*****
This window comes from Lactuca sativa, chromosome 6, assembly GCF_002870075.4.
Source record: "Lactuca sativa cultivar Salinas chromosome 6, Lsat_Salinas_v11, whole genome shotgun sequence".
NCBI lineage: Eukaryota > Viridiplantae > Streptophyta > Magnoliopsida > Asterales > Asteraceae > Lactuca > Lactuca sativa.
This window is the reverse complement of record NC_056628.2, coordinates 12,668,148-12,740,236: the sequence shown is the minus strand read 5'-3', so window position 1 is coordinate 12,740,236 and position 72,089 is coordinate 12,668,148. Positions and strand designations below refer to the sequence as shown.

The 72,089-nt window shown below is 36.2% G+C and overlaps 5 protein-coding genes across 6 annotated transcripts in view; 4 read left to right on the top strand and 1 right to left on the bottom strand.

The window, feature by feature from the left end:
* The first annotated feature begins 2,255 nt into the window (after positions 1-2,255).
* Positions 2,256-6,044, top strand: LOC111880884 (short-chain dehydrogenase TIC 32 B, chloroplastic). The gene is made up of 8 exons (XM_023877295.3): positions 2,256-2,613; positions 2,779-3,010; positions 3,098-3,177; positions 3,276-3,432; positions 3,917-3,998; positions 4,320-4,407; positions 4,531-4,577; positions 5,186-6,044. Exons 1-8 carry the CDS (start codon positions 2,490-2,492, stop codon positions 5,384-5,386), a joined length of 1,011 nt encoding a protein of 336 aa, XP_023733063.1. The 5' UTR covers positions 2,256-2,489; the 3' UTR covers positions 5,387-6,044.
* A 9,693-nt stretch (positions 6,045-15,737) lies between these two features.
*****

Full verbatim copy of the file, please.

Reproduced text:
This window comes from Lactuca sativa, chromosome 6, assembly GCF_002870075.4.
Source record: "Lactuca sativa cultivar Salinas chromosome 6, Lsat_Salinas_v11, whole genome shotgun sequence".
NCBI lineage: Eukaryota > Viridiplantae > Streptophyta > Magnoliopsida > Asterales > Asteraceae > Lactuca > Lactuca sativa.
This window is the reverse complement of record NC_056628.2, coordinates 12,668,148-12,740,236: the sequence shown is the minus strand read 5'-3', so window position 1 is coordinate 12,740,236 and position 72,089 is coordinate 12,668,148. Positions and strand designations below refer to the sequence as shown.

The 72,089-nt window shown below is 36.2% G+C and overlaps 5 protein-coding genes across 6 annotated transcripts in view; 4 read left to right on the top strand and 1 right to left on the bottom strand.

The window, feature by feature from the left end:
* The first annotated feature begins 2,255 nt into the window (after positions 1-2,255).
* Positions 2,256-6,044, top strand: LOC111880884 (short-chain dehydrogenase TIC 32 B, chloroplastic). The gene is made up of 8 exons (XM_023877295.3): positions 2,256-2,613; positions 2,779-3,010; positions 3,098-3,177; positions 3,276-3,432; positions 3,917-3,998; positions 4,320-4,407; positions 4,531-4,577; positions 5,186-6,044. Exons 1-8 carry the CDS (start codon positions 2,490-2,492, stop codon positions 5,384-5,386), a joined length of 1,011 nt encoding a protein of 336 aa, XP_023733063.1. The 5' UTR covers positions 2,256-2,489; the 3' UTR covers positions 5,387-6,044.
* A 9,693-nt stretch (positions 6,045-15,737) lies between these two features.